Ask the RV Vet
With Dr. Deanna Tolliver, M.S., DVM
Have you taken your dog(s) to a dog park? Please answer in the poll below.
Before I hit the road with my dogs, I rarely took them to dog parks. They had a large fenced yard to play in. After I started full-timing in my RV, I purposely looked for campgrounds that had dog parks. But I’ve changed the way I look at them now. Here are a couple of reasons:
“Teen and dog attacked at County dog park.”
“Small dog attacked and killed by two large dogs at Lodi dog park.”
Yes, the stories behind those headlines are worth thinking about, but there are other considerations, as well.
Maybe you’ve seen those wonderful owners with their Labs at the dog park, throwing a Frisbee or a ball over and over again for their dogs, who are loving it. There’s no doubt that the exercise is great for them. If the dogs, like their owners, have been cooped up in an RV or truck for several hours while traveling, a walk around the campground may not be enough to get all those kinks out.
Pets in the news. Cat impaled on wrought iron fence! How many nine lives is that? Not for the squeamish, but a happy ending. Click here.
Or maybe you have a small dog and she likes to be off-leash sometimes. My dogs don’t really run around in a dog park. They just want to sniff to see what other dogs have been there. I think they like to be off-leash sometimes for a change. Dogs who don’t chase after balls sometimes just want to run up and down the park a few times.
Another plus is that doggy parents often end up talking with each other, and this can lead to all kinds of positive interactions (especially with locals), such as good places to eat, interesting places to visit in the area, and the best campgrounds down the road, as well as new friends.
There are no reliable statistics as to how many dog injuries occur every year in dog parks. But I believe it’s safe to say that the number is in the thousands.
As if that prospect isn’t bad enough, dogs can also pick up infectious diseases at dog parks such as kennel cough, parvovirus, canine distemper or canine influenza. These are all preventable diseases. Your dog may be vaccinated but his new best friend in the dog park may not be.
Sharing a water bowl at a dog park is a very, very bad idea for all the same reasons.
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Picking up parasites is another concern. We may find it disgusting when our dogs sniff at each other’s rear ends … hey, it’s a dog thing. Apparently, they learn a lot about each other that way. But a dog with fleas may share them with your dog. Besides causing skin issues, fleas are the intermediary host for tapeworms. Yuk!
There may also be forgotten dog treats lying on the ground. You don’t want your furry friend to eat these. They may have previously been in another dog’s mouth, or they might be moldy.
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The Very Ugly
Taking your dog to a dog park could end up being one of the worst days of both your lives. Dogs have died at dog parks from injuries sustained in either dog fights or from being shaken to death. In the vet world, we call that the LDBD: little dog, big dog syndrome. A dog can die within seconds if it is picked up by the neck and shaken. The “big dog” doesn’t have to be a Pit Bull; it only has to be bigger than the little dog.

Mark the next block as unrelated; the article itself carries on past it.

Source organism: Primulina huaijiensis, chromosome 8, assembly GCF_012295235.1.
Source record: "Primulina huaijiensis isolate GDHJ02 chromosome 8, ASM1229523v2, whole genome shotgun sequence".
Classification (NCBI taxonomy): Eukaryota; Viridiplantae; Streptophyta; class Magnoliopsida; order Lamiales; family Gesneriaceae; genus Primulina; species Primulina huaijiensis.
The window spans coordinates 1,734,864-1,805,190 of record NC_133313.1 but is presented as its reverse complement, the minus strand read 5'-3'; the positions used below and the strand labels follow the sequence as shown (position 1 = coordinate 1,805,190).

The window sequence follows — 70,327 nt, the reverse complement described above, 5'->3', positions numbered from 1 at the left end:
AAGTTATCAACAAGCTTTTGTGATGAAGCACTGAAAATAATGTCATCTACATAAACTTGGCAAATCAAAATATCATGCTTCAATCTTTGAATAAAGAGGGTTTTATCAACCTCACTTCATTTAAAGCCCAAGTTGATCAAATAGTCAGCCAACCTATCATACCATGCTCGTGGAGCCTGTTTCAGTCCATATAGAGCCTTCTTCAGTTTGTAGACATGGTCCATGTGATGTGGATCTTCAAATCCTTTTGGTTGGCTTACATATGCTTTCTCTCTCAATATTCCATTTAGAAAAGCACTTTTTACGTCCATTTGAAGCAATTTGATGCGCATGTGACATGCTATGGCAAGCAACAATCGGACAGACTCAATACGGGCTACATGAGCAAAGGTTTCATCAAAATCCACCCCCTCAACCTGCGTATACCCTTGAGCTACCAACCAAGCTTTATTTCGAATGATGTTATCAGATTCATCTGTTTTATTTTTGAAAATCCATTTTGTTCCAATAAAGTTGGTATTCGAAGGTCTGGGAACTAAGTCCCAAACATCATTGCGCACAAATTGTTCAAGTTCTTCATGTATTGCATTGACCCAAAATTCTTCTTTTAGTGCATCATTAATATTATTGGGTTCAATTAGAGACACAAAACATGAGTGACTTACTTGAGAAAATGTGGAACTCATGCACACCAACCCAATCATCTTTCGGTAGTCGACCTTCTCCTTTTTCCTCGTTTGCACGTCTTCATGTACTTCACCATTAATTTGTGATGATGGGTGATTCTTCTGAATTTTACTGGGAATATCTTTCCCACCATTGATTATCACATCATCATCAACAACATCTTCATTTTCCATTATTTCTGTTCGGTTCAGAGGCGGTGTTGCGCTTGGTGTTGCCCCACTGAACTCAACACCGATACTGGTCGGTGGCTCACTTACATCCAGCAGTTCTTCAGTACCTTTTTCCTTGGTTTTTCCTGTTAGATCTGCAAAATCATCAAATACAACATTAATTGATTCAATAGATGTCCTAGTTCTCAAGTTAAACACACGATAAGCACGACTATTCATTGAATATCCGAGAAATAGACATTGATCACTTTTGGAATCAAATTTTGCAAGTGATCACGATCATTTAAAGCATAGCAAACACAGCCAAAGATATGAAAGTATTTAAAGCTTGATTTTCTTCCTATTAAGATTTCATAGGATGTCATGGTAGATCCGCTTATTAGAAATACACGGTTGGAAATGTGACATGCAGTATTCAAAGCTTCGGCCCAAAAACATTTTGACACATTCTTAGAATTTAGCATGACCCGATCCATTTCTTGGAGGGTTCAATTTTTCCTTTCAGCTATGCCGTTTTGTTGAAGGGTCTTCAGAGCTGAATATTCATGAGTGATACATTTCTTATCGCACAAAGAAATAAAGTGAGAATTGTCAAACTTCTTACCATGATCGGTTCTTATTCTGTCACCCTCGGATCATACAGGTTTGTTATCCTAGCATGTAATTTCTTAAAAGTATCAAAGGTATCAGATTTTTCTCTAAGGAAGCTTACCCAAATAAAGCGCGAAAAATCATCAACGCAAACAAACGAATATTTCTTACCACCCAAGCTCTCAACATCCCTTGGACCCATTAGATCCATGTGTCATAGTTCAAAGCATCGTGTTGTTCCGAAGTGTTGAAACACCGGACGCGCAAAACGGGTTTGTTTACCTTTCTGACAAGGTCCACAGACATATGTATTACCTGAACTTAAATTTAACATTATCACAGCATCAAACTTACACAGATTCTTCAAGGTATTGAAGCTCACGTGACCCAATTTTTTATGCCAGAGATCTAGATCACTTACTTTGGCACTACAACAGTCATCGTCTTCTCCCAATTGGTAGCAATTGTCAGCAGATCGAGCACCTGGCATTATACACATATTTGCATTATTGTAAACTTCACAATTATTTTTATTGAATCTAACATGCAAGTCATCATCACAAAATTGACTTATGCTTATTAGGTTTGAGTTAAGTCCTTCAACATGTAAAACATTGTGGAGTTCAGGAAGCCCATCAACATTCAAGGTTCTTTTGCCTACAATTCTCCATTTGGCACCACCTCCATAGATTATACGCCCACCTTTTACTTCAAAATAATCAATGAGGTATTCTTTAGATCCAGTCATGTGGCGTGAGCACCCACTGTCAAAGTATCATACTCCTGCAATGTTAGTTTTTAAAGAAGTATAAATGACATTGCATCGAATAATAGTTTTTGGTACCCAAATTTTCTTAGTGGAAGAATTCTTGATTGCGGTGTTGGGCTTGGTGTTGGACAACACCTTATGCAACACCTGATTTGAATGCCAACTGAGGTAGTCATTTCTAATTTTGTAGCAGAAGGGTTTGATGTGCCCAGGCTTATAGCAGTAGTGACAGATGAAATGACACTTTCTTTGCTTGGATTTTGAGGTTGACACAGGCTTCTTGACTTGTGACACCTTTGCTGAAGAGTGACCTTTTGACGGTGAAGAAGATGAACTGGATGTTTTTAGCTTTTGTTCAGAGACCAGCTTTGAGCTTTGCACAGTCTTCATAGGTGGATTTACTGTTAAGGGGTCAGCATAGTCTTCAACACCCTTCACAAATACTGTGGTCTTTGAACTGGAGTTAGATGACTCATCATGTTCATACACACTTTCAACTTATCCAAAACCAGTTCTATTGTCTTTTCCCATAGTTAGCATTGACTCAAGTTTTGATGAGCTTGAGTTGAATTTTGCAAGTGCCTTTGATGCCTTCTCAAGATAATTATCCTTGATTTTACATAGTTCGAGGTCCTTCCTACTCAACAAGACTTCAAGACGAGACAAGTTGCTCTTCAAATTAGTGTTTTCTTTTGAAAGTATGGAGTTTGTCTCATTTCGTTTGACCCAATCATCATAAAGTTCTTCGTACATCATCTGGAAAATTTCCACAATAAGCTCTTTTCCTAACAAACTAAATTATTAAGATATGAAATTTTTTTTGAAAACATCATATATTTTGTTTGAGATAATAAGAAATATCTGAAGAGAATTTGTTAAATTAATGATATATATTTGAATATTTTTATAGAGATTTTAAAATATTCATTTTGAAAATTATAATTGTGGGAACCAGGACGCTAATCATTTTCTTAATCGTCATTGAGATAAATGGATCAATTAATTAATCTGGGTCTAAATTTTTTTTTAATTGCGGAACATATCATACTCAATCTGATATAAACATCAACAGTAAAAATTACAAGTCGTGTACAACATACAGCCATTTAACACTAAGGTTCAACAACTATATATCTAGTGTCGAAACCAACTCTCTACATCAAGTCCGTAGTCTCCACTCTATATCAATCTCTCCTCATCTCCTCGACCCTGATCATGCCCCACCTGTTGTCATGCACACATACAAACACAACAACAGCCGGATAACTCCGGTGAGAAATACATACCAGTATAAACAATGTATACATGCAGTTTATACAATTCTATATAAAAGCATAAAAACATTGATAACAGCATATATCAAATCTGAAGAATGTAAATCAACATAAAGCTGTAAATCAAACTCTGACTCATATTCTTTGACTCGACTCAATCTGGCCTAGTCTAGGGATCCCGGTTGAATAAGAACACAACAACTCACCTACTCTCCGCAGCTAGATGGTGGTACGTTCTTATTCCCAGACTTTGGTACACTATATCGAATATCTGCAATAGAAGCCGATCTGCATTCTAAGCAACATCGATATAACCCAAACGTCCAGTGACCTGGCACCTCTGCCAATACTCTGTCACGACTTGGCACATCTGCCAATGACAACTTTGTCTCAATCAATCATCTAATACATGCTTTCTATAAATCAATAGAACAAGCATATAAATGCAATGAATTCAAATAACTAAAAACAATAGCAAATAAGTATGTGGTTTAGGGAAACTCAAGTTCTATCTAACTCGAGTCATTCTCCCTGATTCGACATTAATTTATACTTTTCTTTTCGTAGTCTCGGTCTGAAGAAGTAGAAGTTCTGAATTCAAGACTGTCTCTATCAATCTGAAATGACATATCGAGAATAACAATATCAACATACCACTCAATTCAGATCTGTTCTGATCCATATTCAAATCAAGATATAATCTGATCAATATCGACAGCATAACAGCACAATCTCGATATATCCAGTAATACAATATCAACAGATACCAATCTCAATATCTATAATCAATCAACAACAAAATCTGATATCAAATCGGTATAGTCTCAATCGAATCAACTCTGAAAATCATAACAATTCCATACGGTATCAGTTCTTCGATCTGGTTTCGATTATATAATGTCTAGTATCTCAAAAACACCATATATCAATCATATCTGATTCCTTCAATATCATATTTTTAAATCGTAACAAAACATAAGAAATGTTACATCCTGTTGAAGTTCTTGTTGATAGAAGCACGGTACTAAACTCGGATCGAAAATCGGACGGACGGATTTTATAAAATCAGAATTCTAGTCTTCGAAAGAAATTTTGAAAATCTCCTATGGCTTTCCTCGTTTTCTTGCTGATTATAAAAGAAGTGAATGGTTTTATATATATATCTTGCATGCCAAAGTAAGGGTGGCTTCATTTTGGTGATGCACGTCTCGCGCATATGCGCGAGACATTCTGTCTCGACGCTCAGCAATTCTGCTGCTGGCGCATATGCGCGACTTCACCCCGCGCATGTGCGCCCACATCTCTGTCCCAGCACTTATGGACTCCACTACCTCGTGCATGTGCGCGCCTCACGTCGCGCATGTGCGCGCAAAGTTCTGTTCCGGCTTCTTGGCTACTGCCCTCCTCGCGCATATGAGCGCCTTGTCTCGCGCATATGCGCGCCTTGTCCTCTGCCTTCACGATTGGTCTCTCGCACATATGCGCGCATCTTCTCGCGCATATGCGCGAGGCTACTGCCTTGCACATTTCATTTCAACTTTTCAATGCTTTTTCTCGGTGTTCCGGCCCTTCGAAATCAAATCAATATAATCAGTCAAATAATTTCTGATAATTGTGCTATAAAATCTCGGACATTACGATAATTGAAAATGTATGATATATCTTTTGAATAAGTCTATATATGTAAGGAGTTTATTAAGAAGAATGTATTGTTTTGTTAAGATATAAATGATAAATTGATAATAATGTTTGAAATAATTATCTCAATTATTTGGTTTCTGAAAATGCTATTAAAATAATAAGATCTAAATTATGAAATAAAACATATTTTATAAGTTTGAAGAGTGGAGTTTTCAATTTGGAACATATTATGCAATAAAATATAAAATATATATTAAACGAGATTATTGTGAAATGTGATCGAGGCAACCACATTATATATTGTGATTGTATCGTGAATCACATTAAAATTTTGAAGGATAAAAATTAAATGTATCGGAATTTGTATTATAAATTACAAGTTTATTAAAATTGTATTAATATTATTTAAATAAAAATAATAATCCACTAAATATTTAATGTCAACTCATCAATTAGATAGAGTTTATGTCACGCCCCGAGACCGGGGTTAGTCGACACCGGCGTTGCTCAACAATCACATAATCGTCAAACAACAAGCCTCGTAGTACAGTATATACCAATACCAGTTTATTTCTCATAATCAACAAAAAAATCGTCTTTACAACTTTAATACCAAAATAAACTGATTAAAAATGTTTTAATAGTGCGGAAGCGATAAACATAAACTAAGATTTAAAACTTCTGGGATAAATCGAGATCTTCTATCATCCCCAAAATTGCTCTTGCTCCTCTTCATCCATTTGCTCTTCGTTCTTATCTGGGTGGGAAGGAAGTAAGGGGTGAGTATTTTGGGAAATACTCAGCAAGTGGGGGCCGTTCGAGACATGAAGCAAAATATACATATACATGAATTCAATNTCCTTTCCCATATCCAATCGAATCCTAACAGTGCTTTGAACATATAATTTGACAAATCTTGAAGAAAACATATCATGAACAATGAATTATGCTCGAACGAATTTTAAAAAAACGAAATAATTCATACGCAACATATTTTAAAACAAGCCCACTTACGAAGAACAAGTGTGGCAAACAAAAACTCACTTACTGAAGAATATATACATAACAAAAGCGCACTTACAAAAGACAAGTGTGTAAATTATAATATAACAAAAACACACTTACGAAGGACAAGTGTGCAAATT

What To Do?
Most of the time though, DOGS are not the problem at dog parks – it’s PEOPLE! People who take dogs to the park that aren’t entirely socialized, people who don’t watch their dogs (they’re busy catching up on Facebook), people who don’t understand dog body language (and that is a topic for another column).
If everyone played by the same rules, problems at dog parks would be significantly diminished. But they don’t. So to keep your dog happy AND safe, here are some suggestions:
• Ask yourself: Does your dog really need to go to the dog park? Does he/she get plenty of exercise walking? Then don’t go. Or go when there aren’t other dogs there. See if your campground will allow you to put up a small enclosure for your dog at your campsite.
• If you think your dog doesn’t care for other dogs or is fearful or timid, don’t go. Not all dogs enjoy dog-to-dog interaction.
• Walk through the dog park WITHOUT your dog the first time you visit and make a note of these things:
- Look for holes in the fence and pieces of fence wire sticking out that could poke an eye.
- Is the area clean or are there lots of feces?
- Are there receptacles for poop bags?
- Look for old dog treats left to rot on the ground.
• Take your own water bowl. Leave it outside of the fence and don’t allow other dogs to use it.
• Take your dog only to parks where dogs are separated by size: an area for small dogs and an area for larger dogs.
• If there are other dogs inside the fence, don’t take your dog in immediately. Take a few moments to watch the other dogs to get an idea if they may be suitable playmates for yours.
I don’t necessarily think you should avoid dog parks. They can be a wonderful outlet for RVing dogs. Just be careful!
Dr. Deanna welcomes your questions. Email her at YourRVvet@gmail.com
Dr. Deanna Tolliver has been a full-time RVer for over 3 years, although she has been an RVer for several more. She travels with a fifth wheel and a 1-ton dually truck. Her travel companions include 4 small dogs (Tootie, Chiquita, BooBoo, and Janie), and a 36-year-old Yellow-Naped Amazon Parrot named Toby. She has a BS and MS in biology and zoology, respectively, and a Doctorate of Veterinary Medicine from the University of Missouri, Columbia. She owned a veterinary hospital for many years and recently handed over the reins to a new owner.